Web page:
Salary Budget Increases: A Case of 'No News Is Good News'

By Andrea Ozias, WorldatWork

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Aug. 1, 2017 — For the fourth year in a row, salary budget increases are stalled at 3%, but this year’s continued plateau may not be as negative as one presumes.

WorldatWork released the results of its annual salary budget increase survey today, reflecting data from the United States, Canada and 17 other countries. This year is the fourth consecutive year that respondents had projected 3.1% salary budget increases while actual numbers continued to hit 3%.

"Every year since the recession, we've missed the projection," said WorldatWork's Kerry Chou, CCP, senior practice leader for compensation. "This year, I was really expecting us to move past this plateau, especially considering both low unemployment and rising interest rates."

Yet, two key compensation headliners may be affecting this year's numbers, Chou said.

"There was a lot of regulatory-induced pay activity last year for organizations. Besides many local and state government increases to minimum wage rates across the United States, many organizations made changes to base pay rates as they looked down the barrel of revised overtime rules," Chou said. "The rule was blocked just prior to the effective date, but not before many companies had already enacted pay changes to accommodate the rules. At that point, it would have cost more in administrative work and frustration for affected employees to undo the changes. It's possible that, with some of these changes, a flat number in salary budgets is actually a good thing. There might be more going on that isn't being reflected in our numbers."

From a state-by-state perspective, there was not much variance among reported actual numbers for 2017. But look through the microscope at major metropolitan areas, and that's where the story starts to change. No city came in below the 3% number, but seven cities stood out:

  • Atlanta: 3.3%
  • Dallas: 3.2%
  • Los Angeles: 3.2%
  • Portland: 3.3%
  • San Francisco: 3.2%
  • San Jose: 3.2%
  • Seattle: 3.2%.

"In cities in Northern California up through Oregon and Washington, most of that growth has been driven by the high-tech sector," Chou said.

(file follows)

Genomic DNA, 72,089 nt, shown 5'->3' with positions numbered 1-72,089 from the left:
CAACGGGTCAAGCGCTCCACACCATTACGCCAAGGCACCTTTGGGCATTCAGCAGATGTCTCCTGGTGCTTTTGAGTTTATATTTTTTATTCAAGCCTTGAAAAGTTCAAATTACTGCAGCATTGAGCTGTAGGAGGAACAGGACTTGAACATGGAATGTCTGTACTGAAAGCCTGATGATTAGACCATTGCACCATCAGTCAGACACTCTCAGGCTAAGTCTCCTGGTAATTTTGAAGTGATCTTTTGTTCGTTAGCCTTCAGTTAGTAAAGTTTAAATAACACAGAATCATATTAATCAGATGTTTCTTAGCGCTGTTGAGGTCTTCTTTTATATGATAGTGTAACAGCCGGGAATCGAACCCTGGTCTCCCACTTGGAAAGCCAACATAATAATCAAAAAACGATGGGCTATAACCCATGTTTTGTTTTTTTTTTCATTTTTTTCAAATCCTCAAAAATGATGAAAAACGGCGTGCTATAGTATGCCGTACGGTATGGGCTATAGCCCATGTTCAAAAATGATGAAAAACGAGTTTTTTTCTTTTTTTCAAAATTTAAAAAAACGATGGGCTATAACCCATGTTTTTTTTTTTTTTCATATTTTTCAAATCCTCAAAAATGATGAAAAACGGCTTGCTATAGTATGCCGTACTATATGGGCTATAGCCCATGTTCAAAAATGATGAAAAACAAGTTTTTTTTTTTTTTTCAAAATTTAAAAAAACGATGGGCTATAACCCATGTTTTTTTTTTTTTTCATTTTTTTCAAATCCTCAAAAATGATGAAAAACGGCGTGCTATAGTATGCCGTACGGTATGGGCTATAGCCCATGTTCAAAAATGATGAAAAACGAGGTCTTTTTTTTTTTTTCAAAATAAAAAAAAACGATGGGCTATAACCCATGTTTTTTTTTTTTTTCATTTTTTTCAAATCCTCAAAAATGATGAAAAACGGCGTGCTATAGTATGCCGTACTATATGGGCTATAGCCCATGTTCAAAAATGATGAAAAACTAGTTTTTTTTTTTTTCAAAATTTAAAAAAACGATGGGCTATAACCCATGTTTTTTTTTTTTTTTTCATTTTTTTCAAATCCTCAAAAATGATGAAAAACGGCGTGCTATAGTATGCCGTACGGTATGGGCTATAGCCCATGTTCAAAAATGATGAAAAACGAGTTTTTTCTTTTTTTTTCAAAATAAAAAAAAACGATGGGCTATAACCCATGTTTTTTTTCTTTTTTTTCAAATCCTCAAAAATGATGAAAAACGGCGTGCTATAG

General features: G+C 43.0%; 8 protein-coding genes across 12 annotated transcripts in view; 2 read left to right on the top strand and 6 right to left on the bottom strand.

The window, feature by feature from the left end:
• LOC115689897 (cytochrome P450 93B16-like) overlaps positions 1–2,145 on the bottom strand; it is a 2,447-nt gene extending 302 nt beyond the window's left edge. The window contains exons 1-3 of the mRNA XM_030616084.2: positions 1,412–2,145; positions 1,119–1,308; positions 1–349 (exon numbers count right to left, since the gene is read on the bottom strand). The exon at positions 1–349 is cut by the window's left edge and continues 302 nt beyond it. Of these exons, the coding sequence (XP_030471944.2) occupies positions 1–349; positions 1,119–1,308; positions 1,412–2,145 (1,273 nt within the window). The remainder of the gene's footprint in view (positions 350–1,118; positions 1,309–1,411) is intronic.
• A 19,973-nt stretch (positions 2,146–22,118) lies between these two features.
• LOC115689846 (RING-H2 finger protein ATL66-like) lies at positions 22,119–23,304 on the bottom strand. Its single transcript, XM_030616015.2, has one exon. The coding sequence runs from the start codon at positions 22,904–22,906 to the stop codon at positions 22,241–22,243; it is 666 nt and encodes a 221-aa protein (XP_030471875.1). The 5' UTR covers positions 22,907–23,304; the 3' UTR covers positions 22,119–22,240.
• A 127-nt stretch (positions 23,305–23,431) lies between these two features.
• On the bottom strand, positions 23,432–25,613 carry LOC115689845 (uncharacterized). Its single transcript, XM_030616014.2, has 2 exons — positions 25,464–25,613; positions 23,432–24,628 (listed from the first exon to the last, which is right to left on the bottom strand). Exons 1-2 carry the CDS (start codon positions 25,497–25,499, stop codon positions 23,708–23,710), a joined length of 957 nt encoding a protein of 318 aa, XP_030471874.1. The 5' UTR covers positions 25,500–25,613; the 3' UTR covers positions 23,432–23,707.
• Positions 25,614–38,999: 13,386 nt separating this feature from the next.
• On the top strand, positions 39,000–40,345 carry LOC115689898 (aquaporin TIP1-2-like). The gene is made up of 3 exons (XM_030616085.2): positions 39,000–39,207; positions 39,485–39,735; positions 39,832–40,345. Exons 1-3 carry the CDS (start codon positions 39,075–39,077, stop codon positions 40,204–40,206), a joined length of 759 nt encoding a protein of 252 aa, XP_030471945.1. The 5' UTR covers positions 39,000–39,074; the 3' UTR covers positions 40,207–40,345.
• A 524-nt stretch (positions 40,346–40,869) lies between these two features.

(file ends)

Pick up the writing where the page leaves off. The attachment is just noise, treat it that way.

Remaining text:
And, while base salary increase numbers may not look great, variable pay programs are seeing some gains.

Variable Pay Programs, 2016-2018 (United States)


Nonexempt Hourly Nonunion (Median)

Nonexempt Salaried (Median)

Exempt Salaried (Median)

Officers/ Executives (Median)

Average percent budgeted, 2016





Average percent paid, 2016





Average percent budgeted, 2017





Projected percent paid, 2017





"Despite companies wanting to maintain a handle on fixed costs, employees are still seeing increases in pay through improved variable pay plan payouts," Chou said.

In Canada, salary budget increases did not perform as well as in the United States. The actual 2016 total increase was 2.6%, while both the actual and projected number for 2017 is 2.8%. The drop in oil prices had a tougher impact on Canada than in the United States, Chou said. Add in a few natural disasters, and that was enough to take a toll on salary budgets.

Globally, India came in with the highest salary budget increase at 10.1%. However, considering the country's inflation rate, employees likely are simply keeping up with inflation. Other high points around the world can be seen in Russia (7.7%), Brazil (7.5%) and China (6.9%).

The "WorldatWork 2017-2018 Salary Budget Survey" received a total of 4,942 submissions.

Andrea Ozias is the director of publications, communications and news at WorldatWork.

Contents © 2017 WorldatWork. For more information, contact the Copyright Department at WorldatWork.

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